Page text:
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        General Assembly
26 October 1999

Official Records

General Assembly
Fifty-fourth session
First Committee
16th meeting
Tuesday, 26 October 1999, 10 a.m.
New York

Chairman: Mr. Gonzalez.........................(Chile)

The meeting was called to order at 10.10 a.m.

Agenda items 64, 65 and 67 to 85 (continued)

Thematic discussion on item subjects; introduction and consideration of all draft resolutions submitted under all disarmament and international security items


Mr. Khairat (Egypt): The delegation of Egypt has the honour to introduce, on behalf of the States members of the League of Arab States, the draft resolution contained in document A/C.1/54/L.8, entitled “The risk of nuclear proliferation in the Middle East”. In order to accommodate the concerns of many interested delegations, the draft was subject to intensive consultations, which led to its submission as it now appears. It is based on the draft resolution that the General Assembly adopted last year under the same agenda item.

Once again the draft resolution takes into account the prevailing realities in the Middle East region. These realities underline a basic fact in the Middle East: Israel remains the only State in the region that has not acceded to the Nuclear Non-Proliferation Treaty (NPT), which is precisely what the seventh preambular paragraph objectively states. We are not engaging in name-calling, nor are we singling out anyone; we are simply making a statement of reality, expressed in a carefully measured and descriptive manner. We have used neutral language, stating an undeniable fact. Therefore, it is in no way subjective, no matter how hard Israel may try to argue otherwise.

As we stated in the general debate before this Committee, only one country in the Middle East is widely suspected of possessing a significant arsenal of nuclear weapons. Only one country in the Middle East operates unsafeguarded nuclear installations. Only one country in the Middle East refuses to adhere to the Treaty on the Non-Proliferation of Nuclear Weapons or even to discuss the nuclear issue. Only one country in the Middle East refuses International Atomic Energy Agency (IAEA) full-scope safeguards.

Nonetheless, the reaction of the international community to this dangerous and provocative situation, with Israel at its root, remains — compared with other examples, though much less significant — mitigated and muted at best.

The achievement of universal adherence to the NPT remains a cardinal priority, not only for the Middle East region, but also for the international community as a whole. Universality consolidates the edifice of the NPT regime. This has been underscored by the Treaty itself and subsequently confirmed by the decision on principles and objectives for nuclear non-proliferation and disarmament adopted on 11 May 1995 by the Conference of States parties to the NPT, as well as in the provisions of the resolution on the Middle East adopted by the Conference by consensus. It is for these reasons that we regard Israel’s refusal to accede to the NPT as impeding the realization of the objective of attaining universal adherence to the Treaty.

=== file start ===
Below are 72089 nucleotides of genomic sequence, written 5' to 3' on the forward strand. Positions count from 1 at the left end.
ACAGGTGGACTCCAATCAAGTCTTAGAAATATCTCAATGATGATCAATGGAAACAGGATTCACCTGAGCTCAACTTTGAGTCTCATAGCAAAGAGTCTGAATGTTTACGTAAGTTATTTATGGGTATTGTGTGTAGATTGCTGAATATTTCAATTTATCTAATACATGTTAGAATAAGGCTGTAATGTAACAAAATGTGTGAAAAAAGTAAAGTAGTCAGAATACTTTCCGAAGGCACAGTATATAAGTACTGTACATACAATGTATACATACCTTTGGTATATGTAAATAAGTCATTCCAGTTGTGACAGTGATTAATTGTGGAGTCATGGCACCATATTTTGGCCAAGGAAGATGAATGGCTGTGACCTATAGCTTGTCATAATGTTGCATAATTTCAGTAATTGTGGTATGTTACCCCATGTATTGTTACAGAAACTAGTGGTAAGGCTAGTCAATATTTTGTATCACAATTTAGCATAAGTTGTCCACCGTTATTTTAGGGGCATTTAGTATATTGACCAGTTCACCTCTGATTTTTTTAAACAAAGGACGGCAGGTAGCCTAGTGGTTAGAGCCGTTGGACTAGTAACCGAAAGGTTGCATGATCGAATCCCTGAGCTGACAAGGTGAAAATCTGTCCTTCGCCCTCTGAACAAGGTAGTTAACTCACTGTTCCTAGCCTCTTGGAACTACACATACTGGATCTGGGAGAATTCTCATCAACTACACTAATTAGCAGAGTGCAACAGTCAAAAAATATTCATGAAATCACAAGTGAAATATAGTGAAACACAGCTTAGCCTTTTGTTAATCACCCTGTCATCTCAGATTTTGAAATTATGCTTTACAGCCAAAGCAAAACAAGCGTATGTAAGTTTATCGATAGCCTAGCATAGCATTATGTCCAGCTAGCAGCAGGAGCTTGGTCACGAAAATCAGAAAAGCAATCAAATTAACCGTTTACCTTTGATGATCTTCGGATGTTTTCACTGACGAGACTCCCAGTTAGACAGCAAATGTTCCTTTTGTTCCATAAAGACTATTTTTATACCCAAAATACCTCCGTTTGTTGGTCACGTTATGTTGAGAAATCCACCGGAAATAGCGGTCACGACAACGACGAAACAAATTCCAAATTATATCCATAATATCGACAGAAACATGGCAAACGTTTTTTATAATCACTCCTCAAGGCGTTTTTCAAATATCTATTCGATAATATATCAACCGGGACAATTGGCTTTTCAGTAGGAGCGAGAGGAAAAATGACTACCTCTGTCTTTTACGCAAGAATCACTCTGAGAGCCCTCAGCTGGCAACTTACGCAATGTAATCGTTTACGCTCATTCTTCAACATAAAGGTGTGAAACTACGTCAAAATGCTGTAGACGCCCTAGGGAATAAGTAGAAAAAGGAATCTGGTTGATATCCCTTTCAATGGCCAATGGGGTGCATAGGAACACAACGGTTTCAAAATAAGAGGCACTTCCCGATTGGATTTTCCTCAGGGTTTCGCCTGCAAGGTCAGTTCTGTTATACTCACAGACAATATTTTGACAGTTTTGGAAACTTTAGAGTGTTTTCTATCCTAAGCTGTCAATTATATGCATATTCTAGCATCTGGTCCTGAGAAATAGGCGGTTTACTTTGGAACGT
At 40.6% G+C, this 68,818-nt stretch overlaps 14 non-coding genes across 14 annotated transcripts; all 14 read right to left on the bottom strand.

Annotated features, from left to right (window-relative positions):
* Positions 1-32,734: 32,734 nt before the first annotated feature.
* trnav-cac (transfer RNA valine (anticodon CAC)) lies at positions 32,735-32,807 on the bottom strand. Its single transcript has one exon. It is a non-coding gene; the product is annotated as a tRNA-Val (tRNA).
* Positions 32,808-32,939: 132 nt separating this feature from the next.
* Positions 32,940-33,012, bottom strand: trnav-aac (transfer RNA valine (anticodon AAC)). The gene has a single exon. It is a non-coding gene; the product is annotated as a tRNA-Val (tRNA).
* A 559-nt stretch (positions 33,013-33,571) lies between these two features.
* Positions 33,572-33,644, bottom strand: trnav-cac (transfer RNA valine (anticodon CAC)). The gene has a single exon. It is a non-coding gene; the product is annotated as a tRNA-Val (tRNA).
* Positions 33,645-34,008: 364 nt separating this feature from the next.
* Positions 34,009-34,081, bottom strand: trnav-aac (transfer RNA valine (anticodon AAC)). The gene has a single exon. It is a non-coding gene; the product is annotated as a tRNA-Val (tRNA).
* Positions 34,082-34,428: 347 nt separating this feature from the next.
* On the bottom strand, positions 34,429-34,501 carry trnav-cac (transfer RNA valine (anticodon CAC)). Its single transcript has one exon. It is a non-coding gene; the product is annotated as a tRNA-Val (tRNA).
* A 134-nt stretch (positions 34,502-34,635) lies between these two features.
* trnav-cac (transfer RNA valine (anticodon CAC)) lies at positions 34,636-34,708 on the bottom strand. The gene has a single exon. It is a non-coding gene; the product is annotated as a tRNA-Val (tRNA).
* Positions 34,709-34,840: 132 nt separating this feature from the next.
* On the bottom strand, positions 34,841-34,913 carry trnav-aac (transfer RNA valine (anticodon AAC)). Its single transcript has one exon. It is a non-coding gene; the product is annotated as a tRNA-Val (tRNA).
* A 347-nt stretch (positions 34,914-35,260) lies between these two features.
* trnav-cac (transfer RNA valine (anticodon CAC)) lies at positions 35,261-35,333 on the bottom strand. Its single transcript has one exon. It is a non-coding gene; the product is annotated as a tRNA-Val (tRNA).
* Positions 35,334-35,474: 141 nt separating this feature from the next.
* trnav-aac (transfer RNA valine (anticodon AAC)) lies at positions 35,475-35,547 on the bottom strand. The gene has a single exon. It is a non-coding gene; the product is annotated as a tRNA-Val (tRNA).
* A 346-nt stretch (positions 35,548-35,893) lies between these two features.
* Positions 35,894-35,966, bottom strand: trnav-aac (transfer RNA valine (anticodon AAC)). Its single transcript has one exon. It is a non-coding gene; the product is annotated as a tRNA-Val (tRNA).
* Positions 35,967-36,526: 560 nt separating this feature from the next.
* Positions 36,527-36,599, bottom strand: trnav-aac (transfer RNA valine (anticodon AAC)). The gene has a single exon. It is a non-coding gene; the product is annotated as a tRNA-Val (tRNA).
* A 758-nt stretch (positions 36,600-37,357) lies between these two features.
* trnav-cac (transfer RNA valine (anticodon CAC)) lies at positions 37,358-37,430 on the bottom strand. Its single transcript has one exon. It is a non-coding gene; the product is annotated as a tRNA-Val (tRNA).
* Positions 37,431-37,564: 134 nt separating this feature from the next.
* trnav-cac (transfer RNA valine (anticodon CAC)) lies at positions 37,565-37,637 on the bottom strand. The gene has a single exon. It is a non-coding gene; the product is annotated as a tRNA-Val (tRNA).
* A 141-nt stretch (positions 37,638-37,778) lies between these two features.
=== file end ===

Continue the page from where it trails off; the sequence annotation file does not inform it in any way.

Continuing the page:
Needless to say, the continuation of such an imbalance and asymmetry between the legal obligations and commitments of the States of the Middle East cannot but further aggravate serious security concerns over the risk of nuclear proliferation in the Middle East and undermine the efforts of various regional and extra-regional parties to establish confidence-building measures, in particular those efforts aimed at the establishment of a nuclear-weapon-free zone in the Middle East.

Regional parties that have renounced the nuclear option and acceded to the NPT as non-nuclear-weapon States are questioning the effect of that accession on their own national security. Has our accession, they ask, increased our security, especially when a nuclear threat continues to emanate from Israel? Arab States have delivered on and honoured their promises. Since 1995 all have acceded, leaving Israel as the only State that refuses to do so. It has not even declared an intention to do so. Moreover, it continues to refuse to place all its unsafeguarded nuclear materials and facilities under full-scope IAEA safeguards, as the draft resolution reflects.

A few years ago, as a token of our support for the collective efforts, the title of this item was changed from “Israeli nuclear armaments” to “The risk of nuclear proliferation in the Middle East”. This change highlighted the conceptual change from confrontation to reconciliation and towards confidence-building. It is now Israel’s turn to make a positive gesture by joining all States of the region in acceding to the NPT, the cornerstone of the non-proliferation regime.

Egypt, on behalf of the States members of the League of Arab States, hopes to receive the overwhelming support of member States for this draft resolution. Last year there were an unprecedented 158 votes in favour in direct support of our endeavours. This support came from Africa, Asia, Europe, Latin America and elsewhere. We hope that this year’s draft resolution will receive even more support. The consolidation of the non-proliferation regime is a solemn duty and sacred responsibility, which we should all work to achieve, without any exception or doubtful standards.

The meeting rose at 11.35 p.m.

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